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Baby Tooth Care Tips

Change the diapers, feed the baby by bottle or breast, bathe the baby, rock the baby, dress the baby, and don’t forget to take care of  baby’s teeth. The list of parental duties is long, and neglecting oral care is probably a common oversight. The reality is that dental care should start early, to prevent tooth decay. The following are some helpful tips.

Don’t Wait for Tooth 1

The dentist doesn’t want you to wait until your baby’s first tooth comes in to schedule a dental appointment. The experts suggest that babies see their dentist starting at around 6 months of age. The most important benefit is learning what you should be doing to protect your child’s teeth. On a regular basis, even still-toothless babies need their mouths regularly cleaned. You can either use a damp cloth or a special contraption you can buy to gently wipe and massage your baby’s gums.

Care for those Baby Teeth

Sure, baby teeth are going to fall out someday. But they are actually just as important as the permanent adult teeth. Baby teeth play very important roles as place-holders for the teeth to come. If the baby teeth need to be removed, it can have a negative effect on permanent dentition. Brush your baby’s teeth twice daily, though toothpaste isn’t required. Do not use fluoridated toothpaste for babies or small toddlers.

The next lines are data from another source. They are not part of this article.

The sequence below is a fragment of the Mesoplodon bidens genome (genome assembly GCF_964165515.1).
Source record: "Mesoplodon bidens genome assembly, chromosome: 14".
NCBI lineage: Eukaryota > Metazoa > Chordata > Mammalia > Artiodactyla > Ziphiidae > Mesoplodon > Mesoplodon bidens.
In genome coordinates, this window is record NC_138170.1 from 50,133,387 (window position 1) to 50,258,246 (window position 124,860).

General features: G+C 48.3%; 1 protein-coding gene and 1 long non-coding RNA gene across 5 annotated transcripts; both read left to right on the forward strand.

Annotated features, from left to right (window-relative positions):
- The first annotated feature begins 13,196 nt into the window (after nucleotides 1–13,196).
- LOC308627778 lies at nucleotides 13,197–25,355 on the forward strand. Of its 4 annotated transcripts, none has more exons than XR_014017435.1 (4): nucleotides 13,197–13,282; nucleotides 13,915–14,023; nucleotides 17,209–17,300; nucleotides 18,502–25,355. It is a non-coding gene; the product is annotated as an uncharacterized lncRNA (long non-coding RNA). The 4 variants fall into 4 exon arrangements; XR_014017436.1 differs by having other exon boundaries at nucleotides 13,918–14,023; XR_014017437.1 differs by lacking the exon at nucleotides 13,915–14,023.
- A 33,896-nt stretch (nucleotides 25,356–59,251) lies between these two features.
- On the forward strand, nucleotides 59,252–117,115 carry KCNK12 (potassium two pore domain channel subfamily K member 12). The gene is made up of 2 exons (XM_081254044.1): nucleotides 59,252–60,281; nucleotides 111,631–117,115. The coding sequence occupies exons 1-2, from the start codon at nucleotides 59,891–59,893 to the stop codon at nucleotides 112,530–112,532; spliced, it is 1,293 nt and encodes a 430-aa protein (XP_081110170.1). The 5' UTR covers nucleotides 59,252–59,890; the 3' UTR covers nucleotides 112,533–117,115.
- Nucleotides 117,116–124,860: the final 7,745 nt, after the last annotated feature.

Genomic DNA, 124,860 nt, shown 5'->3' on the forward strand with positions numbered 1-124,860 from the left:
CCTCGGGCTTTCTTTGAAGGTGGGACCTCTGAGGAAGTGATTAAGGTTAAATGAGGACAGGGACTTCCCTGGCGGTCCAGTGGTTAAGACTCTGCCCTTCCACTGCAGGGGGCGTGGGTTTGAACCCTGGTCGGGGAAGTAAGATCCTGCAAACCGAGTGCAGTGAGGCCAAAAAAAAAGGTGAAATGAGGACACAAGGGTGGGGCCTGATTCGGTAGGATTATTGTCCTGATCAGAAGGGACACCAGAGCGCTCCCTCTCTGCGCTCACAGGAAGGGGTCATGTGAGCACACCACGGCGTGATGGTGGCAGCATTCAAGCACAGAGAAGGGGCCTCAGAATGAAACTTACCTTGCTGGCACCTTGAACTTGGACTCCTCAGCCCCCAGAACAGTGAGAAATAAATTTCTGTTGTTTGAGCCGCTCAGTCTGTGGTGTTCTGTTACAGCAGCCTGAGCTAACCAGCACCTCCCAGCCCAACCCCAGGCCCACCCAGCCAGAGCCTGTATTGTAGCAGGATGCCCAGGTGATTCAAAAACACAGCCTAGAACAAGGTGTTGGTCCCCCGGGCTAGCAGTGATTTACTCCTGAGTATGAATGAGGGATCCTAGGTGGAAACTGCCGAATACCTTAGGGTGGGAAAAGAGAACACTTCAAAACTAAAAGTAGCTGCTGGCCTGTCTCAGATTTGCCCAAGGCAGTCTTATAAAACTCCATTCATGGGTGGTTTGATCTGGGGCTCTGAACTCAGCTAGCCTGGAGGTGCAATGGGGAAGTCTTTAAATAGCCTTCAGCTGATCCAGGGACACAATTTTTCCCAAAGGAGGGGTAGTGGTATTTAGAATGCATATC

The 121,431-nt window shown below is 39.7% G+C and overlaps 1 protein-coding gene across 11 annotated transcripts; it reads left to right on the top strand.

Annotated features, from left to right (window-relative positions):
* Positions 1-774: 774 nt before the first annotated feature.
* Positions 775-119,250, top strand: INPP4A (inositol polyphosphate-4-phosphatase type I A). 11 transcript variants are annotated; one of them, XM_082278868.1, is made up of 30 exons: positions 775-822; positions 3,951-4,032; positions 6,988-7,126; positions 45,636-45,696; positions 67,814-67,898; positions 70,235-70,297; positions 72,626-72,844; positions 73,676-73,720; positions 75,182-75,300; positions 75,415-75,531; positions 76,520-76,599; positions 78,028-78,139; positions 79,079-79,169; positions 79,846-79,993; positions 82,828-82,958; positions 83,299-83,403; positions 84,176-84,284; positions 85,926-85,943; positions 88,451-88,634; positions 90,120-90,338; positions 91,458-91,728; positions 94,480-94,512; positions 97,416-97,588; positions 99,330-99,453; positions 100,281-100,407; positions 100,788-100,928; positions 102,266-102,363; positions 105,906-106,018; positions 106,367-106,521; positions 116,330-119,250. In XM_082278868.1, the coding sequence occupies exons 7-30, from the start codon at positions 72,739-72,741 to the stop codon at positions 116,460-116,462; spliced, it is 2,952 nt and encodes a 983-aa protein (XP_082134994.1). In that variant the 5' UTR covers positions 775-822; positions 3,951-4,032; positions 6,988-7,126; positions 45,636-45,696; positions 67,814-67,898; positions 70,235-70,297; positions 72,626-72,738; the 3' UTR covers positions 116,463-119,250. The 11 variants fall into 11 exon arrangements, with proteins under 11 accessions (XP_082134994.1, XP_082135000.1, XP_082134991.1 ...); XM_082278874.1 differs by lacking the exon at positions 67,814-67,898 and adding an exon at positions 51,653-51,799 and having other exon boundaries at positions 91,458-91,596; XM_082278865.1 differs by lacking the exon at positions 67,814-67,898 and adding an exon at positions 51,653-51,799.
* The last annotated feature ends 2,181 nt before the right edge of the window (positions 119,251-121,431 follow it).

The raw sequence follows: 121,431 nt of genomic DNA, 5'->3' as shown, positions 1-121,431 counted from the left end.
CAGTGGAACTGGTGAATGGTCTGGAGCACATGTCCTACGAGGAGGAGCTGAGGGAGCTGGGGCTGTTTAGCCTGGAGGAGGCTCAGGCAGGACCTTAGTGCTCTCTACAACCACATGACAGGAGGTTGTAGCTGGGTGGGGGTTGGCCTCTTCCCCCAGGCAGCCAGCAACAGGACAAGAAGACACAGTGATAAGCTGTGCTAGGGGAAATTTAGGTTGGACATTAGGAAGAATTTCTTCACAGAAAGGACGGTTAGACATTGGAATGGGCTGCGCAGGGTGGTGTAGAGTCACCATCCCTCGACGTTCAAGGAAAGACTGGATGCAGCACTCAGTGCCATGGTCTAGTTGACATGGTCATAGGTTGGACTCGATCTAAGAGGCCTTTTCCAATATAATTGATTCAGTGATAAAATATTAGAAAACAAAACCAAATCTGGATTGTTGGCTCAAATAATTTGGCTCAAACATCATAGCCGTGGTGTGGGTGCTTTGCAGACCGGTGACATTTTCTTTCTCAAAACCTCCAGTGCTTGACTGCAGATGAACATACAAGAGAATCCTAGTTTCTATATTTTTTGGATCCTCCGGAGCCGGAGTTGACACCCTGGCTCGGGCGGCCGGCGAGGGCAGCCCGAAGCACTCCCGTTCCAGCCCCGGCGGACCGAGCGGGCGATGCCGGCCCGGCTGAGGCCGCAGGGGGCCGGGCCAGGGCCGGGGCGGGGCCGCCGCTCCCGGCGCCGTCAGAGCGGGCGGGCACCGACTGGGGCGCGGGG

Introducing Toothpaste!

Once toddlers are around 2, brushing teeth is easier if it can be more fun. Allow your child to choose his or her own toothbrush. Buy non-fluoridated toothpaste of their choice. Somewhere between age 3 and 5, when the child is old enough to spit out the toothpaste, you can safely start using fluoridated toothpaste.

Prevent Cavities

Cavities are never a good thing. It’s important to protect your child’s teeth. Never allow your baby to fall asleep with a bottle in his or her mouth. Not even milk is safe, since milk has sugar. When a sugary drink pools in the baby’s mouth during sleep, the process of tooth decay is at work. Avoiding or limiting sweet juices is also a good cavity-prevention practice.

Serve After-Meal Water

A great practice in the effort to avoid cavities is to have your baby drink water after meals. This helps to wash away the food debris in the mouth. If your child cooperates and drinks the water, most of the food particles that cause decay in the teeth are washed away.

Regular Check-ups

Make it a habit to keep regular appointments at the dentist. This is the best strategy for protecting your child’s teeth and avoiding dental problems. Dental health is actually very important for overall health. So the benefits of baby tooth care are far-reaching.

As the parent of a little one, you have a busy life. Adding oral care to the routine is important but don’t worry! It will pay off dividends someday when your child smiles at you and flashes a mouthful of healthy, pearly whites.

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